On the right is the hyperoxidized Riesling next to a batch from the same grapes that was treated traditionally on day 6 of fermentation.

By day six of the fermentation (pictured above), most of the brown color was gone and both wines looked similar. Fermentation was complete after about 16 days for both batches. I stirred the lees for another four days, let the gross lees settle and racked into appropriately sized carboys. I was looking for a lively, crisp, and fruit-forward wine, so I sulfited at this time to prevent malolactic fermentation and moved the wines to the cold cellar to undergo cold stabilization. 

Note: Rather than periodically adjusting SO2 levels, I prefer to add a larger dose after fermentation is complete. Normally the larger dose will be adequate and no further adjustments will be needed at the time of bottling. This method is more effective at preventing MLF, as it assures that you will not accidentally let the levels dip to an unsafe level as the wine ages. Alternatively, MLF can  be prevented by removal of the bacteria through sterile filtration (very difficult without winery-grade equipment) or the addition of lysozyme.

The two wines side-by-side after racking off the gross lees into smaller carboys.

The Results

The resulting wines at bottling are identical in appearance.

At three months, we tasted both of the young wines side-by-side while some friends were over. Three of four tasters preferred the hyperoxidized wine, noting that it was slightly smoother mid-palate. Both wines shared similar aromas of lemon zest, green apple, and citrus with some floral notes. The aromas in the hyperoxidized wine were about 80% as intense as the traditionally fermented wine at this stage (according to our non-scientific noses).

After four months in the carboy, the wines were crystal clear and could be bottled. By this time, the two wines looked visually identical. Both wines were on track to be stunners by summertime but could use just a little residual sugar to provide balance, so 7.5 g/L was added to each. This was just enough to moderate the acids, but not enough to add any perceptible sweetness. 

After another month of bottle age, I was in search of some more skilled tasters to try these wines side-by-side so I reached out to Greendance Winery in Mount Pleasant, Pennsylvania. At Greendance, we gathered a group of wine enthusiasts including the owners, Rick and Susan Lynn. The wines were presented side-by-side in a double-blind format. Both wine labels were covered and even I didn’t know which was which. In total, we had six tasters.

Both wines received high ratings and were notably different, but the actual preference came down to the individual taster. Three participants preferred the hyperoxidized Riesling noting that it was more interesting on the palate and “more lively,” while three preferred the traditionally fermented Riesling that received sulfite at the crusher, noting that it had more taste in the mid-palate and a longer finish. The traditionally fermented wine ranked slightly higher on aroma with several participants noting an increased intensity. Common descriptors for both wines included citrus, grapefruit, green apple, and apricot. The hyperoxidized Riesling also had notes of mango, pineapple, and a hint of white pepper as described by one taster, which were not descriptors seen in the traditionally fermented variant. The traditionally fermented Riesling, on the other hand, had unique descriptors like “floral” and “pear.”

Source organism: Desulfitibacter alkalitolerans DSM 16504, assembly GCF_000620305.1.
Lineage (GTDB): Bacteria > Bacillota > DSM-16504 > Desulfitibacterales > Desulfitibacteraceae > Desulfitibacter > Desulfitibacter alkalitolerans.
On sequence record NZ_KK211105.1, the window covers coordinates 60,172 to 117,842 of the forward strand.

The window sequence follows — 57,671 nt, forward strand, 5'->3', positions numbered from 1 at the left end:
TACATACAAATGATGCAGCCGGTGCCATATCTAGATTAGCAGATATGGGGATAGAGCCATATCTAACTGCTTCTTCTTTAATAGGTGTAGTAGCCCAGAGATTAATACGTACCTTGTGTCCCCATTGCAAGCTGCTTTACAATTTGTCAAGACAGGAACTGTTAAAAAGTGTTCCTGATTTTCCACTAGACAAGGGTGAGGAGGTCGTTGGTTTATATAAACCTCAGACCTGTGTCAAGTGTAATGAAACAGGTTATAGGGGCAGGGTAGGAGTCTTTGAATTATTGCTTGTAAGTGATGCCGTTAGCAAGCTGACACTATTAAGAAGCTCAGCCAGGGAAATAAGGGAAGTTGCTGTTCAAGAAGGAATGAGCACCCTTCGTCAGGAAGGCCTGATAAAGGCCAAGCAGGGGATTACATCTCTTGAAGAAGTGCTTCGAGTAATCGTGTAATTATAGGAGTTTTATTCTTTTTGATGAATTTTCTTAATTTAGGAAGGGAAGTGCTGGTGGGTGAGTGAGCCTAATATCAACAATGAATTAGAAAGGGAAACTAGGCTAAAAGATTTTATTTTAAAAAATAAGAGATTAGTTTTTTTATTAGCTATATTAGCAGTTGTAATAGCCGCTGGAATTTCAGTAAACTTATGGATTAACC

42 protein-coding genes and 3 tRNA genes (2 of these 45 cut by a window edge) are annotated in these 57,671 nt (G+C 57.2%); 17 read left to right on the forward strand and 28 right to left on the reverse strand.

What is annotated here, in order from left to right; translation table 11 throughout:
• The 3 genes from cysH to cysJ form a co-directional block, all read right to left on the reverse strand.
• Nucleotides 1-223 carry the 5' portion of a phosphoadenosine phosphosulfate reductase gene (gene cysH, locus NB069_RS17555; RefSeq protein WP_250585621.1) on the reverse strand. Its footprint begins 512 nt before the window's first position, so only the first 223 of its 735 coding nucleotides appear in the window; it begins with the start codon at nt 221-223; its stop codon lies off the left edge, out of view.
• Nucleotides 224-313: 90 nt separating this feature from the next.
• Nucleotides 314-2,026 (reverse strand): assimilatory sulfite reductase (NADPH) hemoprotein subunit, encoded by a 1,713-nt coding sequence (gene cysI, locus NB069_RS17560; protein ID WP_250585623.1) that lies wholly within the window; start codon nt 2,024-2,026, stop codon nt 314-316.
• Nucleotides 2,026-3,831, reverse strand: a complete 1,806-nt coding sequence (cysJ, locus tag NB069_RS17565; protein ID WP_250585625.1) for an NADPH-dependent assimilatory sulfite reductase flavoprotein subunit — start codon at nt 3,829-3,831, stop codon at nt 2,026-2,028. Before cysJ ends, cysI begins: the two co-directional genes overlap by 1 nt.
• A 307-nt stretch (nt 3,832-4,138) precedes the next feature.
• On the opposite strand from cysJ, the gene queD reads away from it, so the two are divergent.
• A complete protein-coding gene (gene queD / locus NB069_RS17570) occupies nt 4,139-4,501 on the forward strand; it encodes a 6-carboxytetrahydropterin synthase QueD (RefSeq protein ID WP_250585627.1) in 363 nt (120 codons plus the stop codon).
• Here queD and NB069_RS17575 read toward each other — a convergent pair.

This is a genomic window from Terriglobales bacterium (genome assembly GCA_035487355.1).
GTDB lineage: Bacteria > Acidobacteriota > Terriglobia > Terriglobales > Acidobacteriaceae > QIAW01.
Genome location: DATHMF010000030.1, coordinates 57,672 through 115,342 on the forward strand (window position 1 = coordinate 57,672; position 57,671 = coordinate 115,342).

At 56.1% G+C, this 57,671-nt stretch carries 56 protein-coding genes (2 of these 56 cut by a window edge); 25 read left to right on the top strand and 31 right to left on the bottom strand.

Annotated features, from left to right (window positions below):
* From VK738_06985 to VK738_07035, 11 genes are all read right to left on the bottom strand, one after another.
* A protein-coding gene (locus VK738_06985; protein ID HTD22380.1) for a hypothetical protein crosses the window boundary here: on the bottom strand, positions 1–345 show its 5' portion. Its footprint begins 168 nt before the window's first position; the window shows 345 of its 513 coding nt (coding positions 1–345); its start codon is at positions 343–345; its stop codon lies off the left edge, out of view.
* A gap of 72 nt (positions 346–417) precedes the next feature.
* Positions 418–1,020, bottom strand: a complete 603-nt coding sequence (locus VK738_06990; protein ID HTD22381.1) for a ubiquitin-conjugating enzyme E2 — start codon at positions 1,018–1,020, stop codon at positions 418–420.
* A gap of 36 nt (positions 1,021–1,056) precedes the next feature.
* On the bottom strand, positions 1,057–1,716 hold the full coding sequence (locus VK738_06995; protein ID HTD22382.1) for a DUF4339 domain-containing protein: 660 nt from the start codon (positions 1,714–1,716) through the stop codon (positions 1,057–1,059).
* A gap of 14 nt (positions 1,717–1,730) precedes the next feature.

Based on this small study, there was no obvious winner, but every taster commented that there were definitely differences between the two wines, which may be reason enough for hobbyists to try the technique at home.

There are some reasons why this test may have had a split preference. The grapes were hand-picked and gently processed with a basket press, so there may not have been an appreciable amount of phenols in either wine after pressing. Both wines contained just enough sugar (0.75%) to “take the edge off,” but some of that rough edge may have been specifically caused by phenols. A bone dry tasting, like the informal at-home tasting we had done, may show more obvious preference towards the hyperoxidized wine. These wines are still very young, and the differences will likely become more evident as they get some bottle age and phenols begin to break down. Each wine taster has different ideals and some may be looking for a little edge on their white wine, which can also factor into a winemaker’s choice of approach.


It all sounds simple enough, but hyperoxidation is still a fringe technique, and for good reason. To most winemakers, including myself, it can be very unsettling to watch the grapes that you have nurtured all year oxidize so dramatically. If your grapes are over extracted from rough harvesting equipment or a warm harvest, the case is stronger for implementing the technique as a means to reduce bitter phenols. 

In a year where I would have a large quantity of the same white grape, I may consider splitting off a batch and hyperoxidizing just to have more variety in the wine cellar. If nothing else, it makes for a very interesting story when you are serving the wine to other wine geeks.